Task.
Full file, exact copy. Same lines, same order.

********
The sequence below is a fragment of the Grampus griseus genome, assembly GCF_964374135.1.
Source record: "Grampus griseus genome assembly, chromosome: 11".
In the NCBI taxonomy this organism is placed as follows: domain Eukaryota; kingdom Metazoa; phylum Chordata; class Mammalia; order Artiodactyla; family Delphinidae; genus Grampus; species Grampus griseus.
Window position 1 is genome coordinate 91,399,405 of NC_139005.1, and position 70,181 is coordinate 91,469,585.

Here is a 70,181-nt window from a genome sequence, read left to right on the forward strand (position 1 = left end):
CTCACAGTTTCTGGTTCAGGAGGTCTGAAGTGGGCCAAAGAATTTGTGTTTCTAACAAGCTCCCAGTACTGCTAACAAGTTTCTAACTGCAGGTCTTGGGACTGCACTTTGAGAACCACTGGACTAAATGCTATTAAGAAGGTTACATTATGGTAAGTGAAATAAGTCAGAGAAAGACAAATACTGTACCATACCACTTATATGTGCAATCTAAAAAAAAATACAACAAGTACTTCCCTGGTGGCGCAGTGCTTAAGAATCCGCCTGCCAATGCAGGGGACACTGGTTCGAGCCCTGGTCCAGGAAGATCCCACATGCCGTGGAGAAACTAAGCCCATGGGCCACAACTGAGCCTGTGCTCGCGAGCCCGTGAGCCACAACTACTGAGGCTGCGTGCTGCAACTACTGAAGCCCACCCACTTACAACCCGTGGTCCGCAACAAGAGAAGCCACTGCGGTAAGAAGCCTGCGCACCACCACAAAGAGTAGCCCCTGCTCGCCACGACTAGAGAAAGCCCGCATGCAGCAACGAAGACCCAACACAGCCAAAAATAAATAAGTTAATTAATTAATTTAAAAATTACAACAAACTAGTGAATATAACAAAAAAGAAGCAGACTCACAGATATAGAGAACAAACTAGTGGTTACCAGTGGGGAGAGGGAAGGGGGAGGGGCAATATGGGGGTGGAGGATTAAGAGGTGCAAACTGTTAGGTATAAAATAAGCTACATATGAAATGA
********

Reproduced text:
The sequence below is a fragment of the Grampus griseus genome, assembly GCF_964374135.1.
Source record: "Grampus griseus genome assembly, chromosome: 11".
In the NCBI taxonomy this organism is placed as follows: domain Eukaryota; kingdom Metazoa; phylum Chordata; class Mammalia; order Artiodactyla; family Delphinidae; genus Grampus; species Grampus griseus.
Window position 1 is genome coordinate 91,399,405 of NC_139005.1, and position 70,181 is coordinate 91,469,585.

Here is a 70,181-nt window from a genome sequence, read left to right on the forward strand (position 1 = left end):
CTCACAGTTTCTGGTTCAGGAGGTCTGAAGTGGGCCAAAGAATTTGTGTTTCTAACAAGCTCCCAGTACTGCTAACAAGTTTCTAACTGCAGGTCTTGGGACTGCACTTTGAGAACCACTGGACTAAATGCTATTAAGAAGGTTACATTATGGTAAGTGAAATAAGTCAGAGAAAGACAAATACTGTACCATACCACTTATATGTGCAATCTAAAAAAAAATACAACAAGTACTTCCCTGGTGGCGCAGTGCTTAAGAATCCGCCTGCCAATGCAGGGGACACTGGTTCGAGCCCTGGTCCAGGAAGATCCCACATGCCGTGGAGAAACTAAGCCCATGGGCCACAACTGAGCCTGTGCTCGCGAGCCCGTGAGCCACAACTACTGAGGCTGCGTGCTGCAACTACTGAAGCCCACCCACTTACAACCCGTGGTCCGCAACAAGAGAAGCCACTGCGGTAAGAAGCCTGCGCACCACCACAAAGAGTAGCCCCTGCTCGCCACGACTAGAGAAAGCCCGCATGCAGCAACGAAGACCCAACACAGCCAAAAATAAATAAGTTAATTAATTAATTTAAAAATTACAACAAACTAGTGAATATAACAAAAAAGAAGCAGACTCACAGATATAGAGAACAAACTAGTGGTTACCAGTGGGGAGAGGGAAGGGGGAGGGGCAATATGGGGGTGGAGGATTAAGAGGTGCAAACTGTTAGGTATAAAATAAGCTACATATGAAATGA